Dietary effects assessment

The PRIMET model predicts risks based on the physicochemical properties (octanal-water partitioning coefficient (log Kow) and solubility (mg/l) of the substance in water at a reference temperature of 20 °C, half-life in water (days), half-life in sediments (days), organic carbon-water partition coefficient (l/kg) molecular mass (g/mol), saturated vapor pressure (Pa), farmers’ dosage of pesticide (Table 1), and toxicity data (acceptable daily intake (ADI), bioconcentration factor (BF), and the no-observed adverse-effect level (NOAEL)) (Table 2) of individual pesticides. The toxicity and physiochemical data of the various pesticides were obtained from the PRIMET database or the Pesticide Properties DataBase (Lewis et al. 2016).

Data analysis

All data on farmers' dosage of pesticides, the average body weight (farmers ≥ 26 years), and daily intake of water (kg) and fish(kg) were input into Microsoft Excel©, and their means (±SD) were calculated and used in the PRIMET model software. The dietary exposure to pesticides through fish and water intake was determined from the EDI for fish (EDIfish) and water (EDI water) using the following equations:

Calculation of the EDIwater

formula
(2)
where PECgw is the annual average pesticide concentration leaching from the soil profile at 1 m depth (μg/l) and Concwater is the daily drinking water consumption (l/d). Farmers' average daily drinking water consumption was 2.1 l/day (Table 3); bw is the body weight (kg); and 1,000 is a factor to correct from μg/l to mg/l. The value for PECgw used in Equation (2) is based on the assumption that people drink groundwater pumped up from 1 m depth. The PECgw was obtained from the default value generated by the PRIMET model for the groundwater assessment scenario in Ndop.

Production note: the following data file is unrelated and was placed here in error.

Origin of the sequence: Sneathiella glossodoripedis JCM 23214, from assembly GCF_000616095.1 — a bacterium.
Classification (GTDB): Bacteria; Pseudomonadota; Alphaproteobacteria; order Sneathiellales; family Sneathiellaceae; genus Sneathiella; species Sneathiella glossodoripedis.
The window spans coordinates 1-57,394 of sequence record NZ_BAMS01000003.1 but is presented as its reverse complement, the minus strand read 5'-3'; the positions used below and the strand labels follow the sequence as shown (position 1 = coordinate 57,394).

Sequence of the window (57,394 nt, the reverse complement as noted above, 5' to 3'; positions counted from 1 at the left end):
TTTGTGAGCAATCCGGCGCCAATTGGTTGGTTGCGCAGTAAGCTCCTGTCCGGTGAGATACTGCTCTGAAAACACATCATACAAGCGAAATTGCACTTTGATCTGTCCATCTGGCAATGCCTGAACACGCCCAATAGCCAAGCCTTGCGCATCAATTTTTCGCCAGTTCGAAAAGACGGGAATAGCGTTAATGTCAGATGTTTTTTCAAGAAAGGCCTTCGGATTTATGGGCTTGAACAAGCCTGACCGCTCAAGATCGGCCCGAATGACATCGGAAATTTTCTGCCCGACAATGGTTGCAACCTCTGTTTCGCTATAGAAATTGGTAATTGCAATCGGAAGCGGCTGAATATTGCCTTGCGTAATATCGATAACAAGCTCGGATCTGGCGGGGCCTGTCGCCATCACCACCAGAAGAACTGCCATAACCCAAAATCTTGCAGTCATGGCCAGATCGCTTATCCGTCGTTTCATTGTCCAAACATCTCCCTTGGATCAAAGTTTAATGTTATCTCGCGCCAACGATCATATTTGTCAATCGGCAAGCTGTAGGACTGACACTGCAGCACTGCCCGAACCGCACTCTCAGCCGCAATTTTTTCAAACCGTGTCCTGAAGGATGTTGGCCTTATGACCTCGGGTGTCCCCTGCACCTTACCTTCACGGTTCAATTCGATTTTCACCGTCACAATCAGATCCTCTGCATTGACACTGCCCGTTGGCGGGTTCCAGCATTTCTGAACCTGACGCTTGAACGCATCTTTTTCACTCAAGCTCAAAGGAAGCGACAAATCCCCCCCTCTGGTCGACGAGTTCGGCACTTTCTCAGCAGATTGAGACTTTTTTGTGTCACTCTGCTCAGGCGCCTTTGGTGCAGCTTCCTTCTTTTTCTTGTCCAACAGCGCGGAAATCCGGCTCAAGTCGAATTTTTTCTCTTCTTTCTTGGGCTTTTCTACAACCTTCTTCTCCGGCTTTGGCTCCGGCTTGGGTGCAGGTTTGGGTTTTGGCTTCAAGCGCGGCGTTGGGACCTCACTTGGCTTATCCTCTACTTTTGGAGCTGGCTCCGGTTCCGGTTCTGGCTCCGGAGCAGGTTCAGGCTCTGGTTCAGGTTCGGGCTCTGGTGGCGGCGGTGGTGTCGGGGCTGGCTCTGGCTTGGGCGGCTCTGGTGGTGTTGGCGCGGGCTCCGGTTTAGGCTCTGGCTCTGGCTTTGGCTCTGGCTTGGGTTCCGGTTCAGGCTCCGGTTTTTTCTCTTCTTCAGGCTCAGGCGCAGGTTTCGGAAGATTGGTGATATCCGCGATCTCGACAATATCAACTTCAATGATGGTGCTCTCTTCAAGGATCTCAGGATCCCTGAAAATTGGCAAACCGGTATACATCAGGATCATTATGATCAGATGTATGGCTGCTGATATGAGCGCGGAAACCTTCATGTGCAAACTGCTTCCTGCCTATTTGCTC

Calculation of the EDIfish

formula
(3)
where PECfish is the concentration of pesticides in fish (mg pesticide/kg fish); Concfish is daily fish consumption (kg/d); and bw is body weight (kg). The average daily fish consumption (tilapia and catfish) was 117.44 g/d (Table 2). The average body weight of farmers (adults ≥26 years) in Ndop was 60.2 kg (Table 2). The concentrations of pesticides in fish are estimated from Equation (4):